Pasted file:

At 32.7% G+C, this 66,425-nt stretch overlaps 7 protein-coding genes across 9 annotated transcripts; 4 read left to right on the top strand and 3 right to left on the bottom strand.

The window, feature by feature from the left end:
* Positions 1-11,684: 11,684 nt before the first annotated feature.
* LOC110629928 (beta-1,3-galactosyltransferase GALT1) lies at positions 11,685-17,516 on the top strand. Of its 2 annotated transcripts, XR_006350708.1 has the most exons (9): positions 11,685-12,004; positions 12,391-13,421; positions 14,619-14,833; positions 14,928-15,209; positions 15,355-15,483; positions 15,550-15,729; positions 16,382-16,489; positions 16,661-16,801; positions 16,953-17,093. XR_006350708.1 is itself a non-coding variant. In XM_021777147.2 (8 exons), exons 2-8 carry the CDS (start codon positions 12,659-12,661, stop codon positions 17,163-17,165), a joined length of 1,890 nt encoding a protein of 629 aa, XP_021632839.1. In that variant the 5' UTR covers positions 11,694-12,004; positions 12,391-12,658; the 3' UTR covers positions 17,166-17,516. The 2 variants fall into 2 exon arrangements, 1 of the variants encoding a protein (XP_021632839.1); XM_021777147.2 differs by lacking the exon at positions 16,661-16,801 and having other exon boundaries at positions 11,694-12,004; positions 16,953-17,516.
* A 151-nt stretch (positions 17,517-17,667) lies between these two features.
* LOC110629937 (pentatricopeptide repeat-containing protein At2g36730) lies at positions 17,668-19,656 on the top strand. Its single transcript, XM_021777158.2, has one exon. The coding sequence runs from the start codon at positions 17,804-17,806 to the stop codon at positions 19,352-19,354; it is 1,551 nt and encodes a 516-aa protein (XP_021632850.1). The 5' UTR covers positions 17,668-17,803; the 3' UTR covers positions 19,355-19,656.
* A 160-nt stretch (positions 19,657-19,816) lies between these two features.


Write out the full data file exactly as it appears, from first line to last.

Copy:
At 32.7% G+C, this 66,425-nt stretch overlaps 7 protein-coding genes across 9 annotated transcripts; 4 read left to right on the top strand and 3 right to left on the bottom strand.

The window, feature by feature from the left end:
* Positions 1-11,684: 11,684 nt before the first annotated feature.
* LOC110629928 (beta-1,3-galactosyltransferase GALT1) lies at positions 11,685-17,516 on the top strand. Of its 2 annotated transcripts, XR_006350708.1 has the most exons (9): positions 11,685-12,004; positions 12,391-13,421; positions 14,619-14,833; positions 14,928-15,209; positions 15,355-15,483; positions 15,550-15,729; positions 16,382-16,489; positions 16,661-16,801; positions 16,953-17,093. XR_006350708.1 is itself a non-coding variant. In XM_021777147.2 (8 exons), exons 2-8 carry the CDS (start codon positions 12,659-12,661, stop codon positions 17,163-17,165), a joined length of 1,890 nt encoding a protein of 629 aa, XP_021632839.1. In that variant the 5' UTR covers positions 11,694-12,004; positions 12,391-12,658; the 3' UTR covers positions 17,166-17,516. The 2 variants fall into 2 exon arrangements, 1 of the variants encoding a protein (XP_021632839.1); XM_021777147.2 differs by lacking the exon at positions 16,661-16,801 and having other exon boundaries at positions 11,694-12,004; positions 16,953-17,516.
* A 151-nt stretch (positions 17,517-17,667) lies between these two features.
* LOC110629937 (pentatricopeptide repeat-containing protein At2g36730) lies at positions 17,668-19,656 on the top strand. Its single transcript, XM_021777158.2, has one exon. The coding sequence runs from the start codon at positions 17,804-17,806 to the stop codon at positions 19,352-19,354; it is 1,551 nt and encodes a 516-aa protein (XP_021632850.1). The 5' UTR covers positions 17,668-17,803; the 3' UTR covers positions 19,355-19,656.
* A 160-nt stretch (positions 19,657-19,816) lies between these two features.